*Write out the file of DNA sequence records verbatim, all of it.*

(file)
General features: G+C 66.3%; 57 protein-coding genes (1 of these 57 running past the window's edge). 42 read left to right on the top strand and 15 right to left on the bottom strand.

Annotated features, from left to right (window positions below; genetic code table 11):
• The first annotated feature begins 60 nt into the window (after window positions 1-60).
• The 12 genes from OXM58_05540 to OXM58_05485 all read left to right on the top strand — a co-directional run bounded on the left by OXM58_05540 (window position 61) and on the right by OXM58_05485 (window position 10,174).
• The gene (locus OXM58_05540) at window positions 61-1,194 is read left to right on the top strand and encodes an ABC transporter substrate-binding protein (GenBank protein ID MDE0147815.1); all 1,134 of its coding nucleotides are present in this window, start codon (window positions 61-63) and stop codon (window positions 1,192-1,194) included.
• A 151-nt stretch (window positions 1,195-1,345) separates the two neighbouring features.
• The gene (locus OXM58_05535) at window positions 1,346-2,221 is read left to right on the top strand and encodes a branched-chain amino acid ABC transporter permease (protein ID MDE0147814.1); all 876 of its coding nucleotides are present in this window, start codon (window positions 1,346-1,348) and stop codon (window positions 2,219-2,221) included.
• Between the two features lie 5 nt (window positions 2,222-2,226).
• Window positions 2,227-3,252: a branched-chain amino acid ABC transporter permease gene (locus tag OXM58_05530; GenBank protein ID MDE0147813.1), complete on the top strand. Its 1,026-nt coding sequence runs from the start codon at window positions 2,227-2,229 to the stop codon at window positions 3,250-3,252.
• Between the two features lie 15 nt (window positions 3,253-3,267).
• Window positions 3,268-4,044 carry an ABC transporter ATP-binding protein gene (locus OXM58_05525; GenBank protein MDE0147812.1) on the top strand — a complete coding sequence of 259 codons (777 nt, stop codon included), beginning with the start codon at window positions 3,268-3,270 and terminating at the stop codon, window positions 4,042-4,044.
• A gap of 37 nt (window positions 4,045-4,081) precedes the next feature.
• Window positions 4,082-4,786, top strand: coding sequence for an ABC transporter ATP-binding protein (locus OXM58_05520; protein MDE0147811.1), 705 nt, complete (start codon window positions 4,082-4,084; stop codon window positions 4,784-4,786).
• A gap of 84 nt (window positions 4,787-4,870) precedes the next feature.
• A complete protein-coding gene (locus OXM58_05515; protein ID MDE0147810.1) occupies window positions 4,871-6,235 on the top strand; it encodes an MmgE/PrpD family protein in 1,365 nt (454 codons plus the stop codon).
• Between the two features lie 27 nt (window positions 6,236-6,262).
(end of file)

General features: G+C 66.3%; 57 protein-coding genes (1 of these 57 running past the window's edge). 42 read left to right on the top strand and 15 right to left on the bottom strand.

Annotated features, from left to right (window positions below; genetic code table 11):
• The first annotated feature begins 60 nt into the window (after window positions 1-60).
• The 12 genes from OXM58_05540 to OXM58_05485 all read left to right on the top strand — a co-directional run bounded on the left by OXM58_05540 (window position 61) and on the right by OXM58_05485 (window position 10,174).
• The gene (locus OXM58_05540) at window positions 61-1,194 is read left to right on the top strand and encodes an ABC transporter substrate-binding protein (GenBank protein ID MDE0147815.1); all 1,134 of its coding nucleotides are present in this window, start codon (window positions 61-63) and stop codon (window positions 1,192-1,194) included.
• A 151-nt stretch (window positions 1,195-1,345) separates the two neighbouring features.
• The gene (locus OXM58_05535) at window positions 1,346-2,221 is read left to right on the top strand and encodes a branched-chain amino acid ABC transporter permease (protein ID MDE0147814.1); all 876 of its coding nucleotides are present in this window, start codon (window positions 1,346-1,348) and stop codon (window positions 2,219-2,221) included.
• Between the two features lie 5 nt (window positions 2,222-2,226).
• Window positions 2,227-3,252: a branched-chain amino acid ABC transporter permease gene (locus tag OXM58_05530; GenBank protein ID MDE0147813.1), complete on the top strand. Its 1,026-nt coding sequence runs from the start codon at window positions 2,227-2,229 to the stop codon at window positions 3,250-3,252.
• Between the two features lie 15 nt (window positions 3,253-3,267).
• Window positions 3,268-4,044 carry an ABC transporter ATP-binding protein gene (locus OXM58_05525; GenBank protein MDE0147812.1) on the top strand — a complete coding sequence of 259 codons (777 nt, stop codon included), beginning with the start codon at window positions 3,268-3,270 and terminating at the stop codon, window positions 4,042-4,044.
• A gap of 37 nt (window positions 4,045-4,081) precedes the next feature.
• Window positions 4,082-4,786, top strand: coding sequence for an ABC transporter ATP-binding protein (locus OXM58_05520; protein MDE0147811.1), 705 nt, complete (start codon window positions 4,082-4,084; stop codon window positions 4,784-4,786).
• A gap of 84 nt (window positions 4,787-4,870) precedes the next feature.
• A complete protein-coding gene (locus OXM58_05515; protein ID MDE0147810.1) occupies window positions 4,871-6,235 on the top strand; it encodes an MmgE/PrpD family protein in 1,365 nt (454 codons plus the stop codon).
• Between the two features lie 27 nt (window positions 6,236-6,262).